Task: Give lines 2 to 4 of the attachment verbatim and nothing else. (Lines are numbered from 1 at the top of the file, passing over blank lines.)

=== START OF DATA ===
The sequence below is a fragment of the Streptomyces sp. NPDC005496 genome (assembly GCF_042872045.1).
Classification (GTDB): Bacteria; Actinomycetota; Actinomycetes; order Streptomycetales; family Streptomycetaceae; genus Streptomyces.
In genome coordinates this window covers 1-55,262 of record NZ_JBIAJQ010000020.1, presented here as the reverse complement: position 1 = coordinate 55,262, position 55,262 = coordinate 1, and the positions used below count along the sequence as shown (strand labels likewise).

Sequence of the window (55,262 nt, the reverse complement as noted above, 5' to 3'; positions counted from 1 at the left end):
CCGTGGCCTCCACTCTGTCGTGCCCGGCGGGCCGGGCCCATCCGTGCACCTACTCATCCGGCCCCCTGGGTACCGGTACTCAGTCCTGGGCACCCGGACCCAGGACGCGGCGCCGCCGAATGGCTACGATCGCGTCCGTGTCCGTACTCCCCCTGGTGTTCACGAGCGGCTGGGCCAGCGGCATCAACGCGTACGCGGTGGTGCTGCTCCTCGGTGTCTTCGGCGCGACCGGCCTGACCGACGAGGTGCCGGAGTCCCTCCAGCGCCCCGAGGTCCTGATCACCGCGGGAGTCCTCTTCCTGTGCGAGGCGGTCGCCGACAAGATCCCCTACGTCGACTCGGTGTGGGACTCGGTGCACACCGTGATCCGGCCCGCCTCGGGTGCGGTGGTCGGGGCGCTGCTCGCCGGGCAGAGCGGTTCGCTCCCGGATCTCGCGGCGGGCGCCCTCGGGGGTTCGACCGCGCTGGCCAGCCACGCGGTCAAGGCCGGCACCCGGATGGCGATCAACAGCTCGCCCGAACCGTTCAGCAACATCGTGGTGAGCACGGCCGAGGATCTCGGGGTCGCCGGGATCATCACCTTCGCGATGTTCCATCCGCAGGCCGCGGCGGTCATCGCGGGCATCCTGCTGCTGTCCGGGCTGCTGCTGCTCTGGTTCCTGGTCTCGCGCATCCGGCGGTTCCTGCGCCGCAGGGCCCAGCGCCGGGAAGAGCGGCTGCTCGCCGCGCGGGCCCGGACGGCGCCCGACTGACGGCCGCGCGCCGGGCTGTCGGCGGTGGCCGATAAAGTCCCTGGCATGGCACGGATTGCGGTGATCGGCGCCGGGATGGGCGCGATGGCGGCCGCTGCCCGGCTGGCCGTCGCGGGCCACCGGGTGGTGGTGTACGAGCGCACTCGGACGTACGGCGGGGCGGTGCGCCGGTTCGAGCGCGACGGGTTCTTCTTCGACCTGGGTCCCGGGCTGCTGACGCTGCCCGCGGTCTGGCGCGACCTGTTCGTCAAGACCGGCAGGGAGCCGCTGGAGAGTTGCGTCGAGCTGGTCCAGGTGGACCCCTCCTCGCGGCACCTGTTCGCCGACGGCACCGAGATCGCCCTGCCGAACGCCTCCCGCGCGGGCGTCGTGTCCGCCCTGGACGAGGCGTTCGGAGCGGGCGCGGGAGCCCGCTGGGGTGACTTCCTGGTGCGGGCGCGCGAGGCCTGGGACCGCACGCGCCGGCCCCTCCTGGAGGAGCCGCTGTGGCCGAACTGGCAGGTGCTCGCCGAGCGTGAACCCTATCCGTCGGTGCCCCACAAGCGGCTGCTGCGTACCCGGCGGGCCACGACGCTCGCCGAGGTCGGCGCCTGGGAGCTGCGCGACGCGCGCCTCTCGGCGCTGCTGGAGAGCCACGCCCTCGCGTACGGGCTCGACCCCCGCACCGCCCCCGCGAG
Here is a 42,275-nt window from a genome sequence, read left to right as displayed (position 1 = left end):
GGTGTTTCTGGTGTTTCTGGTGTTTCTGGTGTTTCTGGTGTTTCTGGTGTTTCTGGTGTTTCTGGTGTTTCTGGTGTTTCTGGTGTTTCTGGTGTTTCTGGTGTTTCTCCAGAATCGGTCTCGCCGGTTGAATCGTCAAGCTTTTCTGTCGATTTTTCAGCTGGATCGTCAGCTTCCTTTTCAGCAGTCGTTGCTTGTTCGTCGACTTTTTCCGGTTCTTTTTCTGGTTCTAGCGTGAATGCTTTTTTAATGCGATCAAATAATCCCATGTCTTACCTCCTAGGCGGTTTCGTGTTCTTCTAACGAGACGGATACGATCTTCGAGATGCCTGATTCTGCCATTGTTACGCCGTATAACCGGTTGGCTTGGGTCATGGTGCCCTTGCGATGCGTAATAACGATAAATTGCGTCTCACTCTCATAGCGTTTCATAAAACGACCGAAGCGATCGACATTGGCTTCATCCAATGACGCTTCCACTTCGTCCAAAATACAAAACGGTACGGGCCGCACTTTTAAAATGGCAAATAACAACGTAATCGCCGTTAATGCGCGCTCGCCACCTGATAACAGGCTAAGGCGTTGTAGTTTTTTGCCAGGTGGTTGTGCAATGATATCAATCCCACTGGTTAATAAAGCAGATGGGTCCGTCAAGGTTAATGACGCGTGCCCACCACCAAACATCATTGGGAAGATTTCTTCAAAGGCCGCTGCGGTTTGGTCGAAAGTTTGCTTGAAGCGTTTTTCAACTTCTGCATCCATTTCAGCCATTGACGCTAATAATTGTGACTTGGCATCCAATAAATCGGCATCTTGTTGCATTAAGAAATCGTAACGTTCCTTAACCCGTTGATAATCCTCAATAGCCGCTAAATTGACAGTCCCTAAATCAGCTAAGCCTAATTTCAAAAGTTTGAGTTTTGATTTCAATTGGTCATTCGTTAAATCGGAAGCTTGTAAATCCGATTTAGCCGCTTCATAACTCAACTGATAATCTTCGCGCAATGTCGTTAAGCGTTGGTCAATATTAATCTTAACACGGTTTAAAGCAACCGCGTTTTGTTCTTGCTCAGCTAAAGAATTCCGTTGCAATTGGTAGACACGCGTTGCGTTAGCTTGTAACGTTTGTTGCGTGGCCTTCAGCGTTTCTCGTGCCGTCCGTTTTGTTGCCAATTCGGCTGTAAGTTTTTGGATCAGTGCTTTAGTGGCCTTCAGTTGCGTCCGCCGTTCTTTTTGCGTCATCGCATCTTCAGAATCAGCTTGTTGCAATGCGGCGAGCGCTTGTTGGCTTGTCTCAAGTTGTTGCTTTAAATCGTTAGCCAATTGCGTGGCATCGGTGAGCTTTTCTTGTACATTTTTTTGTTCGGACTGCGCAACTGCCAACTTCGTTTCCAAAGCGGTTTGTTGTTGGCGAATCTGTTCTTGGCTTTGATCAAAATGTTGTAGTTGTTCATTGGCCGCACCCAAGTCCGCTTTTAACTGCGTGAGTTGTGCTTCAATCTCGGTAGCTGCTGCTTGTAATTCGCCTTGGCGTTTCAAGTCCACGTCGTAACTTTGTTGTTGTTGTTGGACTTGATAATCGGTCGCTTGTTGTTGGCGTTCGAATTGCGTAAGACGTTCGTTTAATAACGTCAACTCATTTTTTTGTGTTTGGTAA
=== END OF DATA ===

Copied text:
Classification (GTDB): Bacteria; Actinomycetota; Actinomycetes; order Streptomycetales; family Streptomycetaceae; genus Streptomyces.
In genome coordinates this window covers 1-55,262 of record NZ_JBIAJQ010000020.1, presented here as the reverse complement: position 1 = coordinate 55,262, position 55,262 = coordinate 1, and the positions used below count along the sequence as shown (strand labels likewise).

Sequence of the window (55,262 nt, the reverse complement as noted above, 5' to 3'; positions counted from 1 at the left end):